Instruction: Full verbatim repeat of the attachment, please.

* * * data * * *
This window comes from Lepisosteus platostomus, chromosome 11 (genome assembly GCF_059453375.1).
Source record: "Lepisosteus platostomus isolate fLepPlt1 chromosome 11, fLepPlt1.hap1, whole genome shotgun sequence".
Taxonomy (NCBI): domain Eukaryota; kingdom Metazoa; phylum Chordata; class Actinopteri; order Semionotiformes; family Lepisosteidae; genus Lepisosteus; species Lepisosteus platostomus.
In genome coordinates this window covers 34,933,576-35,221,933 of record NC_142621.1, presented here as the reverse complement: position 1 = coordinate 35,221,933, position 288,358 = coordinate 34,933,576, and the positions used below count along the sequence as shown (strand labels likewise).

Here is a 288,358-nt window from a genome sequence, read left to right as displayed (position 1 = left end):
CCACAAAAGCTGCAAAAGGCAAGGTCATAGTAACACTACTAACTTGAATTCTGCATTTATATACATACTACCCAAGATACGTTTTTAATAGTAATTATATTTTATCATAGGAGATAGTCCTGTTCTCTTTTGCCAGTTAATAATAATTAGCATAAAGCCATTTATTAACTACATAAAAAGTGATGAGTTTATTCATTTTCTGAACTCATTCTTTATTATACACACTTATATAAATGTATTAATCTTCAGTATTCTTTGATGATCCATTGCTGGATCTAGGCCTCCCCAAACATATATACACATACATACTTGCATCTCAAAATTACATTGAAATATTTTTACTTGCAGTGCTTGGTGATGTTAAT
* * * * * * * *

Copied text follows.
This window comes from Lepisosteus platostomus, chromosome 11 (genome assembly GCF_059453375.1).
Source record: "Lepisosteus platostomus isolate fLepPlt1 chromosome 11, fLepPlt1.hap1, whole genome shotgun sequence".
Taxonomy (NCBI): domain Eukaryota; kingdom Metazoa; phylum Chordata; class Actinopteri; order Semionotiformes; family Lepisosteidae; genus Lepisosteus; species Lepisosteus platostomus.
In genome coordinates this window covers 34,933,576-35,221,933 of record NC_142621.1, presented here as the reverse complement: position 1 = coordinate 35,221,933, position 288,358 = coordinate 34,933,576, and the positions used below count along the sequence as shown (strand labels likewise).

Here is a 288,358-nt window from a genome sequence, read left to right as displayed (position 1 = left end):
CCACAAAAGCTGCAAAAGGCAAGGTCATAGTAACACTACTAACTTGAATTCTGCATTTATATACATACTACCCAAGATACGTTTTTAATAGTAATTATATTTTATCATAGGAGATAGTCCTGTTCTCTTTTGCCAGTTAATAATAATTAGCATAAAGCCATTTATTAACTACATAAAAAGTGATGAGTTTATTCATTTTCTGAACTCATTCTTTATTATACACACTTATATAAATGTATTAATCTTCAGTATTCTTTGATGATCCATTGCTGGATCTAGGCCTCCCCAAACATATATACACATACATACTTGCATCTCAAAATTACATTGAAATATTTTTACTTGCAGTGCTTGGTGATGTTAAT